TUESDAY, Nov. 12, 2019 (HealthDay News) — Implementation of guidelines for lipid management in 2013 correlated with a reduction in mean total cholesterol, triglyceride, and low-density lipoprotein cholesterol (LDL-C) levels, according to research published in the Nov. 19 issue of the Journal of the American College of Cardiology.
Nirav Patel, M.D., from the University of Alabama at Birmingham, and colleagues examined trends in lipid and lipoprotein levels among 32,278 U.S. adults from the 2005 to 2006 and 2015 to 2016 National Health and Nutrition Examination Surveys.
The researchers found that from 2005 to 2006 through 2015 to 2016, there were declines in age-adjusted mean total cholesterol, triglyceride, and LDL-C levels among U.S. adults. The age-adjusted mean total cholesterol among U.S. adults taking lipid-lowering medication declined from 206 mg/dL in 2005 to 2006 to 191 mg/dL in 2013 to 2014; an additional decline was seen to 187 mg/dL in 2015 to 2016. The corresponding declines in age-adjusted mean LDL-C were from 122 mg/dL to 107 and 101 mg/dL. The proportion of U.S. adults eligible for statin treatment by 2013 guidelines who reported being aware of high cholesterol levels increased from 63.6 percent in 2005 to 2006 to 69.4 percent in 2011 to 2012 and then remained unchanged through 2015 to 2016; the proportion taking a statin increased from 41.3 percent in 2005 to 2006 to 49.2 percent in 2015 to 2016.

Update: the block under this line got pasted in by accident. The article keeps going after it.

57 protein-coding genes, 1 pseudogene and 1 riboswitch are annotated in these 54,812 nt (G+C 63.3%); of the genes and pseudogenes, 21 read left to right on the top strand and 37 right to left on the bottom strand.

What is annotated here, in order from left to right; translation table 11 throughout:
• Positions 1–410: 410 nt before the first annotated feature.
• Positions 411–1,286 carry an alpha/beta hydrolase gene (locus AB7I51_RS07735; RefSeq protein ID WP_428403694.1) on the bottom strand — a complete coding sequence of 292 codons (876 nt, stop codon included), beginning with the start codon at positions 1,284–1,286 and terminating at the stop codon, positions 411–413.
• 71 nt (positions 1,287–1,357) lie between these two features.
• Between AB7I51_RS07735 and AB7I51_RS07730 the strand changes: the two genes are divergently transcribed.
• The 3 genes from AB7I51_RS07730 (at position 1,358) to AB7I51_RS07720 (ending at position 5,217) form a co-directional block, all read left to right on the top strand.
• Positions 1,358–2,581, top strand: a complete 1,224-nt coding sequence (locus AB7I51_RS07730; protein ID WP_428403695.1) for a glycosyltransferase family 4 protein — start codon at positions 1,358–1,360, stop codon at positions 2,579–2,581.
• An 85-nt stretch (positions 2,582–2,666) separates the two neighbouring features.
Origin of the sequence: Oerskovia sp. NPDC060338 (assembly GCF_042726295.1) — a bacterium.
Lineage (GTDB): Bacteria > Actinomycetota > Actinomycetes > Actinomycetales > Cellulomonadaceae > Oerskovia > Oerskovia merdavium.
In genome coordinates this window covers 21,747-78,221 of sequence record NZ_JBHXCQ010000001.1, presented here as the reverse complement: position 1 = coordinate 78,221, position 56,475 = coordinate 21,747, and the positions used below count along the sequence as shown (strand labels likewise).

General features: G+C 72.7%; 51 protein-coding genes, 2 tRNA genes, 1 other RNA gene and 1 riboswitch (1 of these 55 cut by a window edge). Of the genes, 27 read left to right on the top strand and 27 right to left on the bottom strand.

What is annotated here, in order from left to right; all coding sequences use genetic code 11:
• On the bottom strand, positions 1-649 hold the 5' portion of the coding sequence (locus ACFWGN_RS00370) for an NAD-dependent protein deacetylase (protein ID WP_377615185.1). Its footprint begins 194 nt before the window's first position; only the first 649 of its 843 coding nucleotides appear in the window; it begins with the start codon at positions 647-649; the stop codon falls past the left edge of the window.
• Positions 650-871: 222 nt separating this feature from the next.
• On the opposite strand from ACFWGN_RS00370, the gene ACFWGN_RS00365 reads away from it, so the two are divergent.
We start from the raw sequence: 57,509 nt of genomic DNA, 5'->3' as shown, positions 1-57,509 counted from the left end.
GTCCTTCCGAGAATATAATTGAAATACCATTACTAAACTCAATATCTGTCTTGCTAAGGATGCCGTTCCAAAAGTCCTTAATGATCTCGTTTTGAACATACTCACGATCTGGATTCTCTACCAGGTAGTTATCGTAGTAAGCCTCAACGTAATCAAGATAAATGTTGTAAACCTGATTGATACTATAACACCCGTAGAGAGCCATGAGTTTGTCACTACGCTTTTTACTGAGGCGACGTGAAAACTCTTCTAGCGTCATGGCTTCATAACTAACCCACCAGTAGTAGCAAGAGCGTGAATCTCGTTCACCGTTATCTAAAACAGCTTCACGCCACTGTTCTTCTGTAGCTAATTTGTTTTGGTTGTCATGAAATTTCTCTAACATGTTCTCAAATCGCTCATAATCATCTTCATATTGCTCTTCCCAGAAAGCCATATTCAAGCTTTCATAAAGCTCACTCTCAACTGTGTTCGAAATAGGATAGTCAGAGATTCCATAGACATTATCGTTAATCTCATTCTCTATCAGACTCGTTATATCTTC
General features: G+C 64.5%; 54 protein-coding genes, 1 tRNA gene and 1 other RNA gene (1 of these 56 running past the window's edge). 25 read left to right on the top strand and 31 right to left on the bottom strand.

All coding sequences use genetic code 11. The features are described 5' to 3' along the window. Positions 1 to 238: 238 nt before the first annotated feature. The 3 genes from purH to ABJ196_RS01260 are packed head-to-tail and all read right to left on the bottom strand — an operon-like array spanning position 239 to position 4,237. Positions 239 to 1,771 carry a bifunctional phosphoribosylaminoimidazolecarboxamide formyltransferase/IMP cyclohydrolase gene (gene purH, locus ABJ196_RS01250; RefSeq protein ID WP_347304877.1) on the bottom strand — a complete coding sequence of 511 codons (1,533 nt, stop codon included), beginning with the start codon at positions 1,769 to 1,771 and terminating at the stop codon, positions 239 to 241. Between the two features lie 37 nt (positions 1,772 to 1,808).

“From a public health perspective, the 2013 guidelines have seemingly improved overall lipid and lipoprotein levels among U.S. adults on lipid-lowering medications,” the authors write.
One author disclosed financial ties to Amgen.
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